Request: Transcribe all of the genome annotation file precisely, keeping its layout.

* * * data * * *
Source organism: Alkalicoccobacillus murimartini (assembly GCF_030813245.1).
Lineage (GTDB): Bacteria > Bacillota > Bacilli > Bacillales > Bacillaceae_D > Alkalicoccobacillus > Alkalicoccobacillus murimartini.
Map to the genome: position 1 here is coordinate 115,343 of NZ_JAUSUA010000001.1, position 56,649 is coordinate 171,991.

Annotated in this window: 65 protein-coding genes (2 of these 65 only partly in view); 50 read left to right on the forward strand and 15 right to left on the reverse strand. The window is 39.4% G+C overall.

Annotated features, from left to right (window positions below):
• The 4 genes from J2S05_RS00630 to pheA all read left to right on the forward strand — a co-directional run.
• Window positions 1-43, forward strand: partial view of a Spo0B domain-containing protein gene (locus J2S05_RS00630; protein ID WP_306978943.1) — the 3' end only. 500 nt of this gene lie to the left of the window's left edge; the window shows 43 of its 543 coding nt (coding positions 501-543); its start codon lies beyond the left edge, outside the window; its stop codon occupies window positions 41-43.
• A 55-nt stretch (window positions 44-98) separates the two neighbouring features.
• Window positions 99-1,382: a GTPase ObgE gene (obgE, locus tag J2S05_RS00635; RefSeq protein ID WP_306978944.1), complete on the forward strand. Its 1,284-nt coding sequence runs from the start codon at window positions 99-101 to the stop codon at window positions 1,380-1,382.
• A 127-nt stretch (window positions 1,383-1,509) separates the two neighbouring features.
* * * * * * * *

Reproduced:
Source organism: Alkalicoccobacillus murimartini (assembly GCF_030813245.1).
Lineage (GTDB): Bacteria > Bacillota > Bacilli > Bacillales > Bacillaceae_D > Alkalicoccobacillus > Alkalicoccobacillus murimartini.
Map to the genome: position 1 here is coordinate 115,343 of NZ_JAUSUA010000001.1, position 56,649 is coordinate 171,991.

Annotated in this window: 65 protein-coding genes (2 of these 65 only partly in view); 50 read left to right on the forward strand and 15 right to left on the reverse strand. The window is 39.4% G+C overall.

Annotated features, from left to right (window positions below):
• The 4 genes from J2S05_RS00630 to pheA all read left to right on the forward strand — a co-directional run.
• Window positions 1-43, forward strand: partial view of a Spo0B domain-containing protein gene (locus J2S05_RS00630; protein ID WP_306978943.1) — the 3' end only. 500 nt of this gene lie to the left of the window's left edge; the window shows 43 of its 543 coding nt (coding positions 501-543); its start codon lies beyond the left edge, outside the window; its stop codon occupies window positions 41-43.
• A 55-nt stretch (window positions 44-98) separates the two neighbouring features.
• Window positions 99-1,382: a GTPase ObgE gene (obgE, locus tag J2S05_RS00635; RefSeq protein ID WP_306978944.1), complete on the forward strand. Its 1,284-nt coding sequence runs from the start codon at window positions 99-101 to the stop codon at window positions 1,380-1,382.
• A 127-nt stretch (window positions 1,383-1,509) separates the two neighbouring features.